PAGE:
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The hearing restored by gene therapy in the mouse model

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Recently, The Deafness Gene Therapy team from the Pasteur Institute, has successfully restored the hearing in a mouse model of profound congenital deafness by gene therapy, emerging as a realistic and promising therapeutic option for genetic deafness, which represents more than the half of congenital deafness cases.

The aim of the gene therapy is to restore the function of a defective gene through the targeted introduction of a therapeutic gene. This type of therapy is the subject of numerous ongoing researches on genetically modified mouse models mimicking human deafness. Until now, gene therapy trials of deafness have been limited to the injection of the therapeutic gene into young mice, still insensitive to sounds. However, the therapeutic situation in patients is very different, since human hearing begins on the fifth month of pregnancy, while screening for deafness is performed only after birth. It was therefore necessary to test gene therapy in mice after the beginning of their hearing (12 days after birth). This is precisely what the team form Pasteur Institute, jointly directed by Christine Petit, Professor at the Collège de France, and Saaid Safieddine, CNRS Research Director, have just accomplished.

For this purpose, the researchers were interested in deafness DFNB9, which represents 2 to 8% of cases of congenital deafness. DFNB9 deafness is caused by mutations in the gene encoding the otoferlin, a protein essential for the transmission of sound information to the brain by the inner ear. Mice with an inactivated gene are profoundly deaf, thus mimicking DFNB9 deafness.

To restore the function of sound information transmission and to restore the hearing of these mice, the researchers strategy was to inject the intact gene encoding otoferlin into the inner ear of these mice through the Adeno-Associated Virus (or AAV), the most widely used vector for gene transfer in the treatment of monogenic diseases. However, the size of the gene encoding the otoferlin exceeds the transport capacity of the AAV vectors. To avoid the problem, the researchers split the DNA sequence into two fragments of approximately equal size, and then inserted its into two different AAV vectors. This treatment was administered in mice either before the beginning of their hearing (at 10 days of life) or after (at 30 days of life).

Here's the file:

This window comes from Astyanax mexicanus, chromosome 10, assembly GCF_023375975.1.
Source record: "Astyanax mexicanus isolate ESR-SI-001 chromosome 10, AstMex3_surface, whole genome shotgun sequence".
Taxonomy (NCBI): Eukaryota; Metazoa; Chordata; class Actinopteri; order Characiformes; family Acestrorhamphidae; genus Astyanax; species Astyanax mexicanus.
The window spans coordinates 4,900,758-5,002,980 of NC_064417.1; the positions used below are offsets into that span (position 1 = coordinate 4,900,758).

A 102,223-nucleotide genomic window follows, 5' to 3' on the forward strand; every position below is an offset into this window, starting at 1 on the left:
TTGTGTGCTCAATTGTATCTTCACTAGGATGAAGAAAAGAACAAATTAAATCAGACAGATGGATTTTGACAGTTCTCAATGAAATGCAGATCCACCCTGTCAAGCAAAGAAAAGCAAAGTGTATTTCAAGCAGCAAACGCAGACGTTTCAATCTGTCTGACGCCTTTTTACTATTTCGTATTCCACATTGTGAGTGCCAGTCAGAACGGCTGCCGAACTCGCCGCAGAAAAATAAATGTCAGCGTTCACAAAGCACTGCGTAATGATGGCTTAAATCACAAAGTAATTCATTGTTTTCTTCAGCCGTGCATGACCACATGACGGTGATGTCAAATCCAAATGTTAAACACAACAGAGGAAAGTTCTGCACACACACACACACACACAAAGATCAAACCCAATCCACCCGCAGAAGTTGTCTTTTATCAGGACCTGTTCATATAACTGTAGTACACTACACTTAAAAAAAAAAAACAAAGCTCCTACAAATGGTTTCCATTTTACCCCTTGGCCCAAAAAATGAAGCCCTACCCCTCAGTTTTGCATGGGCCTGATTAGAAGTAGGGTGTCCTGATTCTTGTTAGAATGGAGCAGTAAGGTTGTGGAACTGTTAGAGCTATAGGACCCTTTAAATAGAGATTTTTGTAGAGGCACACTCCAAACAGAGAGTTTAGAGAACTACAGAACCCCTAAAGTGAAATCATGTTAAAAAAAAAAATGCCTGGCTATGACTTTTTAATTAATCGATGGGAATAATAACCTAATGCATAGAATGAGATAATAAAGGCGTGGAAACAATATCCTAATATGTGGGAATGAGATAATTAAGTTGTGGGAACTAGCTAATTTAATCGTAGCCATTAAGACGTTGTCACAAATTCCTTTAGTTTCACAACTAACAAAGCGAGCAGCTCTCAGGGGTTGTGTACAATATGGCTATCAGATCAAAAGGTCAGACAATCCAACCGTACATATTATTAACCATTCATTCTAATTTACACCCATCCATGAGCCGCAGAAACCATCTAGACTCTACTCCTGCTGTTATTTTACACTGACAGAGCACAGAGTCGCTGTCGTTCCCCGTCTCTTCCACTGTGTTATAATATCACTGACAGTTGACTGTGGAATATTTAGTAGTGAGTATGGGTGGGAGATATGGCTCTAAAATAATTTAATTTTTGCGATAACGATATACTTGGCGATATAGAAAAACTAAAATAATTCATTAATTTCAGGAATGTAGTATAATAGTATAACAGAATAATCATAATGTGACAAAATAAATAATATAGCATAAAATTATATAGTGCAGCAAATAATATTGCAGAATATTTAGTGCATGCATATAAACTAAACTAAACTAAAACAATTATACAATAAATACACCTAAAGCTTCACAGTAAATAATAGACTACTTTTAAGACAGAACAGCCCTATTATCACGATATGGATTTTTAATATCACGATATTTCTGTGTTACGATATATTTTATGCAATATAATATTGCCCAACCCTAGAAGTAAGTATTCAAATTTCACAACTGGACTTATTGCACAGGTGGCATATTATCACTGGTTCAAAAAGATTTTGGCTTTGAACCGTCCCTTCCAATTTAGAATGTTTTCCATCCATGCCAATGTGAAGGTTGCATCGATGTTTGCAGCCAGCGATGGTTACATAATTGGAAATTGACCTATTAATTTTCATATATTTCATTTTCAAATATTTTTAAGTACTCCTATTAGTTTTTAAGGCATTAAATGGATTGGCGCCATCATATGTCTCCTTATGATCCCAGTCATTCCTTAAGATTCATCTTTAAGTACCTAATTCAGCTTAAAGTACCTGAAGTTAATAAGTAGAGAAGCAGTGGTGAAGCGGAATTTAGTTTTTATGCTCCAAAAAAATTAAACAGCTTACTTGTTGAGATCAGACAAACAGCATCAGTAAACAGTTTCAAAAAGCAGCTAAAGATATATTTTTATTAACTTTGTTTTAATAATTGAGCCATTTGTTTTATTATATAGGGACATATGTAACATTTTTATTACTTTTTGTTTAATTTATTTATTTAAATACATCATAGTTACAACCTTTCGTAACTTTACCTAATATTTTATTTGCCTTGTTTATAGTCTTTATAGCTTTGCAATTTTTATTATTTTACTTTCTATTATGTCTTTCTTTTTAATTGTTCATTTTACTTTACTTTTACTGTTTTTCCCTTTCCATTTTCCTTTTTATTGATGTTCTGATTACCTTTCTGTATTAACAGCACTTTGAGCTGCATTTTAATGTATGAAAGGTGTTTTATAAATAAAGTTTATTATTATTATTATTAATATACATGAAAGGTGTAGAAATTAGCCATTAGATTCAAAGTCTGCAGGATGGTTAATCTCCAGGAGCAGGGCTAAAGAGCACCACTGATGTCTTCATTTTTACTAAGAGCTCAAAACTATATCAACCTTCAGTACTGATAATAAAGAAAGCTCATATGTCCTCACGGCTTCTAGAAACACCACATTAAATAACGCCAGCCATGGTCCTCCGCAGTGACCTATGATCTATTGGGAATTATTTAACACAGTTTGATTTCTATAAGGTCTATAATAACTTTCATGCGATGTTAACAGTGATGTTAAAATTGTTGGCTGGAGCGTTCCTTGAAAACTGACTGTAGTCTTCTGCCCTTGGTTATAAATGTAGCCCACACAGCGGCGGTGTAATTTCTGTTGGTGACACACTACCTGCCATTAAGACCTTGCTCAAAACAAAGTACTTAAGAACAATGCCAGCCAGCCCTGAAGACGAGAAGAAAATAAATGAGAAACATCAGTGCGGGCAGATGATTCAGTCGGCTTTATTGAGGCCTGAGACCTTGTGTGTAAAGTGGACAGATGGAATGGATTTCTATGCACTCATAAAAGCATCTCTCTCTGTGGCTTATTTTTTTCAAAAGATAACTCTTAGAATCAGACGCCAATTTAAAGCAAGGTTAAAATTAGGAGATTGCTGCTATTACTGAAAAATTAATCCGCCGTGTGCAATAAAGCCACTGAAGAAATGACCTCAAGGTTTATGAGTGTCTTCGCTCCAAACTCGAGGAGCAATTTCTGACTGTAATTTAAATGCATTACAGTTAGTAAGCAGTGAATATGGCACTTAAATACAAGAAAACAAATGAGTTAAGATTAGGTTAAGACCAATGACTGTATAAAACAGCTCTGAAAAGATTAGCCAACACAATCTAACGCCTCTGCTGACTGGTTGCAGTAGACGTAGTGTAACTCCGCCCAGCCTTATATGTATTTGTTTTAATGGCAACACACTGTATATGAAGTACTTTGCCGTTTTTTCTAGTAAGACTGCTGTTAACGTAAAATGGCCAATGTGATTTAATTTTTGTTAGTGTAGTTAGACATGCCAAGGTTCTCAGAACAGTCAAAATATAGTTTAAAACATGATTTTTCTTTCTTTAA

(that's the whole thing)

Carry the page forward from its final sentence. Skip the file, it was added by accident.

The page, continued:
The result was more than encouraging, as both mice treated at an immature stage and those treated in adulthood showed almost normal hearing two weeks after injection. In addition, the effect appears sustainable since the hearing did not decline 30 weeks later. The introduction of the intact otoferlin gene sequence in mice has not only prevented deafness, but also reversed it permanently from a stage where it is already installed.

These results obtained in adult mice represent a new step taken and a great hope towards an application of gene therapy for deafness in humans, especially for the treatment of new-borns. Of course, before initiating clinical trials, many tests of efficacy, safety and adaptation will have to be performed in animal models closer to the human species. These results, however, provide hope for the treatment of other forms of deafness, and other genetic diseases as well.

 

References

For more information: https://www.pourlascience.fr/sd/medecine/laudition-restauree-par-therapie-genique-chez-la-souris-16439.php

Meet Dr. Saaid Safieddine, CNRS Research Director in Deafness Gene Therapy team, Pasteur Institute : https://www.france-acouphenes.org/index.php/pathologies/recherche/828-rencontre-avec-saaid-safieddine